On Halloween, right-wing provocateur Milo Yiannopolous took his Troll Factory act to the campus of Cal State Fullerton, where he and his Trump-supporting fans were confronted by antifa activists. Eight people were arrested but nobody was hurt, except for a few folks including the Weekly's Frank John Tristan, who were inadvertently pepper-sprayed by a protester. After the speech, staff writer Mary Carreon interviewed Yiannopolous, who told her he doesn't believe in "anthropomorphic" climate change, which isn't surprising, since it doesn't exist and wouldn't even make sense if it did. (The correct word is "anthropogenic, ya trolls.) To those who question why we even bothered talking to Milo, the answer comes from the title of a mid-1960s propaganda film about the Viet Cong: "Know your enemy!" Now our work with Milo is done, but a week later, we're still hitting the showers.
Here's Scott Feinblatt's artist statement:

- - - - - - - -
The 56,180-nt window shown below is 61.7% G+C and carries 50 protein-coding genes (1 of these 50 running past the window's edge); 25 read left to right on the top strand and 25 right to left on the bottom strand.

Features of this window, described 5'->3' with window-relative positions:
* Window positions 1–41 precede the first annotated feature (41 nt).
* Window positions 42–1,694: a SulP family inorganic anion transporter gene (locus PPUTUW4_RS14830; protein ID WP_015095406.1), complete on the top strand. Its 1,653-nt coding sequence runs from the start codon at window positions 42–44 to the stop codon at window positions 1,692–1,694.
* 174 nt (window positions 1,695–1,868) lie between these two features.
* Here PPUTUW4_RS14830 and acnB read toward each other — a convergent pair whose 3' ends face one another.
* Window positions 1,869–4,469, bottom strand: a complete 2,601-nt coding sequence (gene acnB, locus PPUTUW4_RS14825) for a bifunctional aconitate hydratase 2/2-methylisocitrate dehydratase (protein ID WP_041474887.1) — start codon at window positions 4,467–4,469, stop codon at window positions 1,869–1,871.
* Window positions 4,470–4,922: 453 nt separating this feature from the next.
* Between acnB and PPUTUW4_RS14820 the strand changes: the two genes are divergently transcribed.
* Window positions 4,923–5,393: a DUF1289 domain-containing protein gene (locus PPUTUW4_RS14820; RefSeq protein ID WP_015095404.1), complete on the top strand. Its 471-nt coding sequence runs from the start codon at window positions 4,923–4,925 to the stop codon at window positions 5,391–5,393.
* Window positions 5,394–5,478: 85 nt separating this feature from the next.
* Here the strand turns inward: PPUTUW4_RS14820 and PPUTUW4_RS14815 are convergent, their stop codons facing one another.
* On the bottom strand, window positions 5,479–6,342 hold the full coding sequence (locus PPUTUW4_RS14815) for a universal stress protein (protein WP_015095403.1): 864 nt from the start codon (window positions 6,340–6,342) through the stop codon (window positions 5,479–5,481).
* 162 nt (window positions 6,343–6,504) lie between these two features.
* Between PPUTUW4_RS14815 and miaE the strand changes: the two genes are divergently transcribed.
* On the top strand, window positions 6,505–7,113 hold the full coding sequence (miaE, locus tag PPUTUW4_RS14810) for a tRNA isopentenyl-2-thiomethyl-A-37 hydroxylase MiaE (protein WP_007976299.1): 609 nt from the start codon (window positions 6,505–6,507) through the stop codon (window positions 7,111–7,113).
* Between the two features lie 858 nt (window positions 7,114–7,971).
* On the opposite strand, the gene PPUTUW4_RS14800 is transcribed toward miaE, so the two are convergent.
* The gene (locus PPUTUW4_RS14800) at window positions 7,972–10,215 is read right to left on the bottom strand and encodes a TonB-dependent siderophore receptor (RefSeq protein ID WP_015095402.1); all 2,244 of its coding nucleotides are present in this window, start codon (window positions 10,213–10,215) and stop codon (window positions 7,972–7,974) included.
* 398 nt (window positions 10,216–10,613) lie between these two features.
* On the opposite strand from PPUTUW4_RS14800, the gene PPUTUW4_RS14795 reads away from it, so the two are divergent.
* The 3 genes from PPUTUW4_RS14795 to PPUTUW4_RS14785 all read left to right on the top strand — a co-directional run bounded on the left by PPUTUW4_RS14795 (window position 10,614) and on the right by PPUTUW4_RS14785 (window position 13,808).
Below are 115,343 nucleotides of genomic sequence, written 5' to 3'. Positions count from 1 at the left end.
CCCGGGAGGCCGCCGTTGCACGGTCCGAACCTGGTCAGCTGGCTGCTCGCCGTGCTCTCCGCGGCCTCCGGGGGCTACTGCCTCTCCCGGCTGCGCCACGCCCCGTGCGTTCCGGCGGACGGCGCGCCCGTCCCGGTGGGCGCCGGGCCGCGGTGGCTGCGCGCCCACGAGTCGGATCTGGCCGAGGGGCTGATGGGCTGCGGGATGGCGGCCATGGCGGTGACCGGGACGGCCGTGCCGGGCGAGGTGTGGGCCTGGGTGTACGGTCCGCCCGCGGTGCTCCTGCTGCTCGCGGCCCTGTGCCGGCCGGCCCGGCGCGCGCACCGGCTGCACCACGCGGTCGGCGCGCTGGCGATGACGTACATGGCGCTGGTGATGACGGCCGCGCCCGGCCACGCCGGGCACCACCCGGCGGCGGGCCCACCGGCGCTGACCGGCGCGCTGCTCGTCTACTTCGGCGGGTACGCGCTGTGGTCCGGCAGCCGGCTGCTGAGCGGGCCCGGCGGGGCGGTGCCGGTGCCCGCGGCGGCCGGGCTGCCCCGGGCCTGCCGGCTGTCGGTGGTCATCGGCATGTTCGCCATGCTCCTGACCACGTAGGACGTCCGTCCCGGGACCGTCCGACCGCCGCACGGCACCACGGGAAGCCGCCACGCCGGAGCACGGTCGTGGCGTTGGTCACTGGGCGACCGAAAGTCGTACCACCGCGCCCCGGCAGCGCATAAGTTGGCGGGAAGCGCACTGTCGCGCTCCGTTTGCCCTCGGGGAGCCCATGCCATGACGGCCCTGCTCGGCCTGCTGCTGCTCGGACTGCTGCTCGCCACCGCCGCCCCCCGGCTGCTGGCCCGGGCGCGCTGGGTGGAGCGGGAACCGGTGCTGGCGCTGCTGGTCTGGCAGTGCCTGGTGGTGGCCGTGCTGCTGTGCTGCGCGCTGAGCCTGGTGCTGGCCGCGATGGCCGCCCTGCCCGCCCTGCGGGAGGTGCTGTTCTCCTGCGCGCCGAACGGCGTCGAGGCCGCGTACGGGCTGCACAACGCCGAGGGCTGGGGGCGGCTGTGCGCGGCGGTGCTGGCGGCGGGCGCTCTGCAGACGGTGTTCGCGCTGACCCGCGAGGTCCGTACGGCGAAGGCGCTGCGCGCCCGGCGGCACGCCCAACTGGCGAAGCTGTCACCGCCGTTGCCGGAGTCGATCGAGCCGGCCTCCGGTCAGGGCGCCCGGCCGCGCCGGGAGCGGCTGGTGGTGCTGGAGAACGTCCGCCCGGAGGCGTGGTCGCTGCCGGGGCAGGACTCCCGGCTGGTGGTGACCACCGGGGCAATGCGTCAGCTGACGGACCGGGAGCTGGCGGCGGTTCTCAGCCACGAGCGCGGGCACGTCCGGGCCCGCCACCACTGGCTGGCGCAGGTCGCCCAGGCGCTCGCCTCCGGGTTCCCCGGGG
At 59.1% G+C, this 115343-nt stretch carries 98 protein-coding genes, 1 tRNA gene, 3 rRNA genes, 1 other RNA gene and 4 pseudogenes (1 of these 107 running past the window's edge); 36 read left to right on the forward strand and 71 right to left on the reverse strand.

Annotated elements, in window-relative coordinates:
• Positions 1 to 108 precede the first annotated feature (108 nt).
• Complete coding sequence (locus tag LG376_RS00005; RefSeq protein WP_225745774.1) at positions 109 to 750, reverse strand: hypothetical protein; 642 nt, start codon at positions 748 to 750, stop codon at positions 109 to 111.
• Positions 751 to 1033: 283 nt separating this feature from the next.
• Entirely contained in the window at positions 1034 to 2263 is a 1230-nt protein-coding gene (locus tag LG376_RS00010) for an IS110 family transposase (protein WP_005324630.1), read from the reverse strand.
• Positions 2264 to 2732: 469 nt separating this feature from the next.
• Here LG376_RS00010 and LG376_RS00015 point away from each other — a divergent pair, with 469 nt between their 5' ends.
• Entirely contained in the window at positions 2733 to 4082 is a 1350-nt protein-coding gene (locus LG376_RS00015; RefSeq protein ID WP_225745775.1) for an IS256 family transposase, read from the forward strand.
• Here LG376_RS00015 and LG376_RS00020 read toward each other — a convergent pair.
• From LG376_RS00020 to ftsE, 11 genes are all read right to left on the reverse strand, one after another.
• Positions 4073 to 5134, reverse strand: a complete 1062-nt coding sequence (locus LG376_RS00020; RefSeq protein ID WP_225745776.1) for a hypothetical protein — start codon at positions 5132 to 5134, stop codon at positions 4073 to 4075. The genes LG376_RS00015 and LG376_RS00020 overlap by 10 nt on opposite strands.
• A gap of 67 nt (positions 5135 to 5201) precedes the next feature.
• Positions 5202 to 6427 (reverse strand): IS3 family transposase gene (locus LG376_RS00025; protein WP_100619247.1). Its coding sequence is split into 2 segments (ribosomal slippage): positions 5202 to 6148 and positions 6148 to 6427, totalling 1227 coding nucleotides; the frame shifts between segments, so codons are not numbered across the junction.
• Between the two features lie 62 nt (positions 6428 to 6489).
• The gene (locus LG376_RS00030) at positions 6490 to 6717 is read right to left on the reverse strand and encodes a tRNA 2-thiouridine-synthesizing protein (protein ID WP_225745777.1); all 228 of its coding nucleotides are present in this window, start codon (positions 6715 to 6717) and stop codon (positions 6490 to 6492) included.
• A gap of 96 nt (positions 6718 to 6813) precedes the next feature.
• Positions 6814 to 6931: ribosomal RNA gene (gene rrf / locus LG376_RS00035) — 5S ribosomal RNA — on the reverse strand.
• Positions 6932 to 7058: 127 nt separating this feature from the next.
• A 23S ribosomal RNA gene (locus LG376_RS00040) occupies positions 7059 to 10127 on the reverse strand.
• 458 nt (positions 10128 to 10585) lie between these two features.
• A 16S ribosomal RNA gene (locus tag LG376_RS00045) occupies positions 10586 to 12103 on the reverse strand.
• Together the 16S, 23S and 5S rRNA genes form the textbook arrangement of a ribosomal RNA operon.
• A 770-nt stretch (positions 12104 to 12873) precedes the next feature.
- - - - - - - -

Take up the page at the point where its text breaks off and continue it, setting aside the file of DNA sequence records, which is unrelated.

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Andrew "Dice" Clay once created a minor furor with his misogynistic comedy act. That was 30 years ago. Now, reality is much more surreal, as Milo Yiannopoulos has become a celebrity by blurring the distinction between performing lowbrow, irreverent comedy (such as that of Dice) and preaching political ideology. Taken as a mere entertainer, Yiannopoulos would be a harmless goofball with the political relevance of celebrity gossip blogger Perez Hilton. However, the fact that he brands himself as a purveyor of Truth makes him cross a line. There's certainly nothing wrong with a person earning a living as a mischievous troublemaker (or troll or provocateur or whatever), but inspiring one's followers to introduce chaos into the world by stirring the pot for the hell of it—in the name of Freedom or Liberty—is irresponsible and manipulative.